It’s important to set a broken leg in a bird as soon as you discover it.  I have cared for multiple hens who suffered broken legs from aggressive toms during the breeding season.  All of them recovered rapidly and wonderfully.  However I once had a mean, half-wild turkey tom that broke his leg fighting.  I couldn’t handle or catch him, and he was MEAN.  I left him alone hoping the leg would heal naturally without my intervention.  It healed alright!  But it healed backward!  His leg healed twisted, leaving his knee joint facing backward and crippling him.  It was a grim scenario, but that violent tom was destined for butcher as it was, so I my guilt was limited.  It was a valuable lesson learned.
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“Stitches the Chicken”

Before moving to an area with frigidly cold winters and an extended cold season, I kept turkens.  Turkens are a breed of chicken that lack feathering on their head and necks.  I love turkens, they’re fantastic, and I wish I could raise them here on the mountain but that would be cruel to the half-naked birds.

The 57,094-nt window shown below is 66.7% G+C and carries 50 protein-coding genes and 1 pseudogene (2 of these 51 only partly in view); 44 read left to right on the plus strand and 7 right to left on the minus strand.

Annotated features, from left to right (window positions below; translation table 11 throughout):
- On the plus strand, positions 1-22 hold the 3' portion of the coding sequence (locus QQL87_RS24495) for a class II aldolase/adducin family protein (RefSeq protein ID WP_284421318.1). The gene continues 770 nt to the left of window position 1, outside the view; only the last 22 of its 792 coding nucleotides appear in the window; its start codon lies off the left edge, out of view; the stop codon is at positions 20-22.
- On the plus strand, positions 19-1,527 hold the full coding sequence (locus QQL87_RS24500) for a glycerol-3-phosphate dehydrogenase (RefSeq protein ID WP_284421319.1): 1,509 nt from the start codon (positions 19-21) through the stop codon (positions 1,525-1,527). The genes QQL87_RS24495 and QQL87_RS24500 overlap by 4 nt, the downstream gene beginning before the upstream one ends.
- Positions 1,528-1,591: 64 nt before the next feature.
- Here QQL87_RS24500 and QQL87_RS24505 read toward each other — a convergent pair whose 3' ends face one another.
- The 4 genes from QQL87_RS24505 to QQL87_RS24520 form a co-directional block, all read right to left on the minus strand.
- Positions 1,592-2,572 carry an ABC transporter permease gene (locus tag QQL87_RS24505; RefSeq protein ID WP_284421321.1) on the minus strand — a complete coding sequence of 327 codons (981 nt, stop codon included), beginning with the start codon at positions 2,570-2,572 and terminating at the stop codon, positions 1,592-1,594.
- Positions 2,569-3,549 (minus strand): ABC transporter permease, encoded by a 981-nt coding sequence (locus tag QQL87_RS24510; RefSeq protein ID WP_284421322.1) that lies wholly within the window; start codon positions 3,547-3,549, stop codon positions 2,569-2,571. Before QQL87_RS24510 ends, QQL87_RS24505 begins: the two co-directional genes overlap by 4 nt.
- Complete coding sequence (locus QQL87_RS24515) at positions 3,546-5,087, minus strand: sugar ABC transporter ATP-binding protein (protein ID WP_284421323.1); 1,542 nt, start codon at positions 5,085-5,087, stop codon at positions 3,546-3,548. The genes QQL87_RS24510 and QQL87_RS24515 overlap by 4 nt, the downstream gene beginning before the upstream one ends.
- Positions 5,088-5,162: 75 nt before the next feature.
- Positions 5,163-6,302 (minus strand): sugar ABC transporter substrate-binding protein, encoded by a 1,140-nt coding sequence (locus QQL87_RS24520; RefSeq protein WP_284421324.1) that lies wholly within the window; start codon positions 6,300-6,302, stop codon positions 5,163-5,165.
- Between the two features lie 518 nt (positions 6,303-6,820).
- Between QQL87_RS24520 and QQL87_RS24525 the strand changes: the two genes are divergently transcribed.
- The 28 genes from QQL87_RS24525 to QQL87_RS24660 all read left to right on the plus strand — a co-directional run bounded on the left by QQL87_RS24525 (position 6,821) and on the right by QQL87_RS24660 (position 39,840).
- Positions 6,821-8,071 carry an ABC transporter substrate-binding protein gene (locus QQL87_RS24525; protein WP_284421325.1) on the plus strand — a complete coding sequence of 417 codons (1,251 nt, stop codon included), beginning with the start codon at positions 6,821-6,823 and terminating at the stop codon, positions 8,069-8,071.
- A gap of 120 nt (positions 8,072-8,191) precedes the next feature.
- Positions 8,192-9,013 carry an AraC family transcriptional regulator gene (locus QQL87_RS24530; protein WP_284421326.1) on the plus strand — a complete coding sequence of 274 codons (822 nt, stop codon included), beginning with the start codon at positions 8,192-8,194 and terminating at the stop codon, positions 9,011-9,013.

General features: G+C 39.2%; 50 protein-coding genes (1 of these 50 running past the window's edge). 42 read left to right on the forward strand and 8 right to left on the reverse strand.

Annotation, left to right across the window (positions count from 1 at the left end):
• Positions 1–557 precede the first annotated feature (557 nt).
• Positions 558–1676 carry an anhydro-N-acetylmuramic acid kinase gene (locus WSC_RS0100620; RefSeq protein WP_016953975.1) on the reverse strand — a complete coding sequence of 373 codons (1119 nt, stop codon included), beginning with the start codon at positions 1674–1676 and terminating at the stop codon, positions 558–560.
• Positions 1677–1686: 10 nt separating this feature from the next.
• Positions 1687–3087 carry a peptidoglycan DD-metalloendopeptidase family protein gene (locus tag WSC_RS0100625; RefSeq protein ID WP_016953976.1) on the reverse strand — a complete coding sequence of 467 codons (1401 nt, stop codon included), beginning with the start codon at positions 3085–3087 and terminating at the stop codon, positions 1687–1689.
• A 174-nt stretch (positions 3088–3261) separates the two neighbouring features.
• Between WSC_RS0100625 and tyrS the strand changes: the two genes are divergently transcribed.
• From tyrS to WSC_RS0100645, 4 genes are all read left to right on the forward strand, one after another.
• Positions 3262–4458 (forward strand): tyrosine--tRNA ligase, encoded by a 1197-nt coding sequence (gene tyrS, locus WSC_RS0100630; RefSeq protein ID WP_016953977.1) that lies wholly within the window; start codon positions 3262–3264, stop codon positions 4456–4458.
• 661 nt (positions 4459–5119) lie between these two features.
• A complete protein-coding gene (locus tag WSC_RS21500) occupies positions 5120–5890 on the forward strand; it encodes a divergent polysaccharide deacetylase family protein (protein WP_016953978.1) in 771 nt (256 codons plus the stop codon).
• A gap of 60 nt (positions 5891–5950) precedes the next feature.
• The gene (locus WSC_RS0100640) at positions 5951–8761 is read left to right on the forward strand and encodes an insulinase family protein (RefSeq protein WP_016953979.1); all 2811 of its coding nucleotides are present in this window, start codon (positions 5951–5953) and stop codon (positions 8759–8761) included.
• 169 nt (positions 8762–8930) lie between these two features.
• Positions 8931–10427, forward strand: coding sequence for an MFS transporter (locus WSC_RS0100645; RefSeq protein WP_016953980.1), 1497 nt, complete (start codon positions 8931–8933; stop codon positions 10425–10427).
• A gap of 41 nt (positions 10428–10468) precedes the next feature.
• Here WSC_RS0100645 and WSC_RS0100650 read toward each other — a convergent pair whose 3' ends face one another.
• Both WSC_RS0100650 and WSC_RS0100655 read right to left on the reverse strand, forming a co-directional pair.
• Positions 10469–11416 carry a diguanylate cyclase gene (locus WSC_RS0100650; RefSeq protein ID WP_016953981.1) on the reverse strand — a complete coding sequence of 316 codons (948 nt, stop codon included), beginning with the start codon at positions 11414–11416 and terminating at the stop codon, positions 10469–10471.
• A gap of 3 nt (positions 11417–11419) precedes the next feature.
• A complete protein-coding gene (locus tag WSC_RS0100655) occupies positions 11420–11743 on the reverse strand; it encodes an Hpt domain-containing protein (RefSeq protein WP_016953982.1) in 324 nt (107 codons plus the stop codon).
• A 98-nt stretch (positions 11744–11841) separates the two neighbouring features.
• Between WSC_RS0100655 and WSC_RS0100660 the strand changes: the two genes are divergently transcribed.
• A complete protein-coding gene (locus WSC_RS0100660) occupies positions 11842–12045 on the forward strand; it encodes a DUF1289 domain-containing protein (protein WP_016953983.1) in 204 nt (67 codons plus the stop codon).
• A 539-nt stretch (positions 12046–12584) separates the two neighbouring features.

So one day I head out into my bird yard to put the birds up for the night and I notice something amiss with one of my turken cockerels.  Upon inspection I find a large L-shaped slice on his neck.  His skin was totally peeled back, leaving a one-inch patch of exposed neck muscle.  This was probably the first gnarly livestock injury I’d encountered.
Horrified, I called a friend who was far more seasoned in chickens than I was.  I brought the cockerel to her home.  She calmly procured a needle and thread, and with me holding the bird she artfully stitched the neck skin back into place.  The cockerel hardly flinched. I was impressed by both of them and their relative level of tranquility about the situation.  I was a nervous wreck!
My friend sent me off with a small glob of an herbal healing salve (which was probably the first salve I ever used on anything, actually) to apply to Stitches’ (as he was now called) neck each day.   After just 3 or 4 days, Stitches’ wound healed wonderfully.  With some dainty nippers I snipped his stitches and pulled the threads free of his skin.  I continued to apply the salve until it looked like he was well healed.
I have since stitched several chickens back up.  Most of them turkens.  It seems having a nude neck isn’t the most adventitious thing when you’re a paper-skinned chicken.  One bird I stitched up was mauled by a skunk and had the skin around his wings torn badly in several places.  I think the skunk had attempted to drag the young bird by the wing.  In each case the birds healed up rapidly and without complication.